Apache contributions show need for judicial reform

Texas needs to take money and politics out of its legal system.

The coincidence of partisan elections, campaign contributions and external spending undermines trust in the legal system and tarnishes court rulings. Conflicts of interest occur routinely, but equally detrimental is the appearance of a conflict of interest that raises the question of whether an outcome was fair and impartial.

Cue a donation of $ 250,000 from Apache Corp., a Houston-based oil company, to a political action committee that supported the re-election of Texas Supreme Court justices last fall. At the same time, as Eric Dexheimer of Hearst Newspapers recently reported, Apache had urged the Texas Supreme Court to reconsider its decision not to hear Apache’s appeal in a case of gender and age discrimination. The case had resulted in a $ 900,000 verdict against the company.

Such samples are denied 98 percent of the time, but in this case the request was granted and the Supreme Court ultimately sided with Apache.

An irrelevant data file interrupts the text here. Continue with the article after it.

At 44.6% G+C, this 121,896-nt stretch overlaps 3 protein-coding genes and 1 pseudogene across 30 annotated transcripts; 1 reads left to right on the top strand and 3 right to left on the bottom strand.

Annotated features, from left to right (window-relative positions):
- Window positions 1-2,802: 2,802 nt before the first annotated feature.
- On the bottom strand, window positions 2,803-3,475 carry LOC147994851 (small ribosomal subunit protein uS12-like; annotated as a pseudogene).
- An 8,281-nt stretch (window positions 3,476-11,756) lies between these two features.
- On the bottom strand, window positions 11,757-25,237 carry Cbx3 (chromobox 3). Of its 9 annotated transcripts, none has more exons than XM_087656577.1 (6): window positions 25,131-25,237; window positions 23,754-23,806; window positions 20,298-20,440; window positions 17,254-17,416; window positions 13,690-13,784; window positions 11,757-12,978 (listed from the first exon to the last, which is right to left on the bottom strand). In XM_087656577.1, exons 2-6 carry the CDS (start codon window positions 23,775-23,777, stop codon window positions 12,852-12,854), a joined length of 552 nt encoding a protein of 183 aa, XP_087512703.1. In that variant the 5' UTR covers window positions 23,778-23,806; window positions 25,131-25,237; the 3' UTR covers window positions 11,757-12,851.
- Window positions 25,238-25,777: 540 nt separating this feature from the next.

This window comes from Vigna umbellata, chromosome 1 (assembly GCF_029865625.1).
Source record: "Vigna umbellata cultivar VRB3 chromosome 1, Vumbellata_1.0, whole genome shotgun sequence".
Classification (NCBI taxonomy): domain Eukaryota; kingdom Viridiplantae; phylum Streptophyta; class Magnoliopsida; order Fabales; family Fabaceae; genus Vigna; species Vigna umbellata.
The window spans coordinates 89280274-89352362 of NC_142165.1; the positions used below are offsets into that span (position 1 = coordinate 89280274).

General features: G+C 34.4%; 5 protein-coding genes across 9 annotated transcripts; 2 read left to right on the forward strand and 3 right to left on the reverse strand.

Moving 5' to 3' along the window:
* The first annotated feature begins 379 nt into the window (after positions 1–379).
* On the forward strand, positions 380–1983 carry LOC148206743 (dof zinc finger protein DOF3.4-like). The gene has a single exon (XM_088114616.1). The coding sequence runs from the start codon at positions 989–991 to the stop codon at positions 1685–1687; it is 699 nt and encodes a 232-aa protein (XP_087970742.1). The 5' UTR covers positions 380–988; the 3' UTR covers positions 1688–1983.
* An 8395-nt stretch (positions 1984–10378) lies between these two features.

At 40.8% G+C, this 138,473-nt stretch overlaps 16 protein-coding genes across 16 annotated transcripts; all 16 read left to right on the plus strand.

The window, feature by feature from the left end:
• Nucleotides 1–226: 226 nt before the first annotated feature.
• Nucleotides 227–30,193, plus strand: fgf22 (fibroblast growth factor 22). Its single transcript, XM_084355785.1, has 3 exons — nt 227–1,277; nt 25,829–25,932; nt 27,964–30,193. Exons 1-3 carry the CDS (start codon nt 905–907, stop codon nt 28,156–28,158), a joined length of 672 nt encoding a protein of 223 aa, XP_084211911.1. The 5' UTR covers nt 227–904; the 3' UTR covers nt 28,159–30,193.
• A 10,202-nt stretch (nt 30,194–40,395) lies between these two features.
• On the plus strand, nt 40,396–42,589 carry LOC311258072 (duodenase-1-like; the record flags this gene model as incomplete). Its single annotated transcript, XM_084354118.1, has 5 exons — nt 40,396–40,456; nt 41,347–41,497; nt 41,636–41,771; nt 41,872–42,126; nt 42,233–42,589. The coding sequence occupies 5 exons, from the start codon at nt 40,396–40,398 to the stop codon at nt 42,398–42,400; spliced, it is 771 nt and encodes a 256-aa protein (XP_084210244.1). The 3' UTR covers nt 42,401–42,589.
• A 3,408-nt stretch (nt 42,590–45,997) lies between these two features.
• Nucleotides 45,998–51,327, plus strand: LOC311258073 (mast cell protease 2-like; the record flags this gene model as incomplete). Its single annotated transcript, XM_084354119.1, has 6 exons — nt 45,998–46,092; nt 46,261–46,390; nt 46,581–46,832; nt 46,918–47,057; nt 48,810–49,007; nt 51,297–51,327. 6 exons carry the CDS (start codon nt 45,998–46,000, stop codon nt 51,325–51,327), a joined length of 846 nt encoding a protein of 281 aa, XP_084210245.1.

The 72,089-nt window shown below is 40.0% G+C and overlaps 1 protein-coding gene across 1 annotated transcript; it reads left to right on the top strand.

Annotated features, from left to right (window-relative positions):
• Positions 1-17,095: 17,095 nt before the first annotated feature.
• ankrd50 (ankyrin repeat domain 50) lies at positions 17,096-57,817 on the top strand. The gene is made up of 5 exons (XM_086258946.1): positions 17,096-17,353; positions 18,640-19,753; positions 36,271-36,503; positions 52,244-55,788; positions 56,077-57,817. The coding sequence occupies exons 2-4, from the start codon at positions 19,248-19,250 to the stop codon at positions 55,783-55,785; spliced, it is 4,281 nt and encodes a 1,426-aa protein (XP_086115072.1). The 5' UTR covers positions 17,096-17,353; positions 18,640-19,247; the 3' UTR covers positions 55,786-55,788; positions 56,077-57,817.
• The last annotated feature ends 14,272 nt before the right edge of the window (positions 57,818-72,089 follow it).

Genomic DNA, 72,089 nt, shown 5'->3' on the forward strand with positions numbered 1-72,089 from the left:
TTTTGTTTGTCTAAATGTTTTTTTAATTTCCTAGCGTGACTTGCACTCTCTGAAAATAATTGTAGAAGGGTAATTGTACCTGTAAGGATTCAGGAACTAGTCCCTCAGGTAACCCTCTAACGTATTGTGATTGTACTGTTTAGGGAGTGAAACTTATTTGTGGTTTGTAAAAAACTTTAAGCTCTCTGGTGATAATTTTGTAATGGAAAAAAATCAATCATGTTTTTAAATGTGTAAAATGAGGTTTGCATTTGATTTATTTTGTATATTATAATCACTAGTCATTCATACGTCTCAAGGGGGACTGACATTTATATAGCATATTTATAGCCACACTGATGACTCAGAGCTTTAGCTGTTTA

Was the reversal a reflection of the high spending through the PAC on judicial fairness in support of incumbent judges? Eventually, Chief Justice Nathan L. Hecht and Judge Jeff Boyd sought re-election while hearing the case (two other judges who were running for re-election declined).

This very question is why Texas needs to reform its judiciary election, and we have to state that Hecht was a leading voice for reform. The presence of political spending and partisanship undermines confidence in our judicial system.

This is not just our view – it is also the view of the Texas Commission on Judicial Selection, which in a December report found that a majority of commissioners supported ending the partisan elections. A majority of commissioners also opposed bipartisan elections and overwhelmingly supported raising the minimum qualifications for service in a bank and further regulating political spending on legal elections.

We would like judges to be appointed by an external, apolitical body like the American Bar Association, followed by bipartisan elections. This would take money and politics out of the justice system and help avoid partisan raids that often remove talented and experienced lawyers.

Texas has more than 1,000 elected judges. We should all strive for a judicial system that is free from a conflict of interests.

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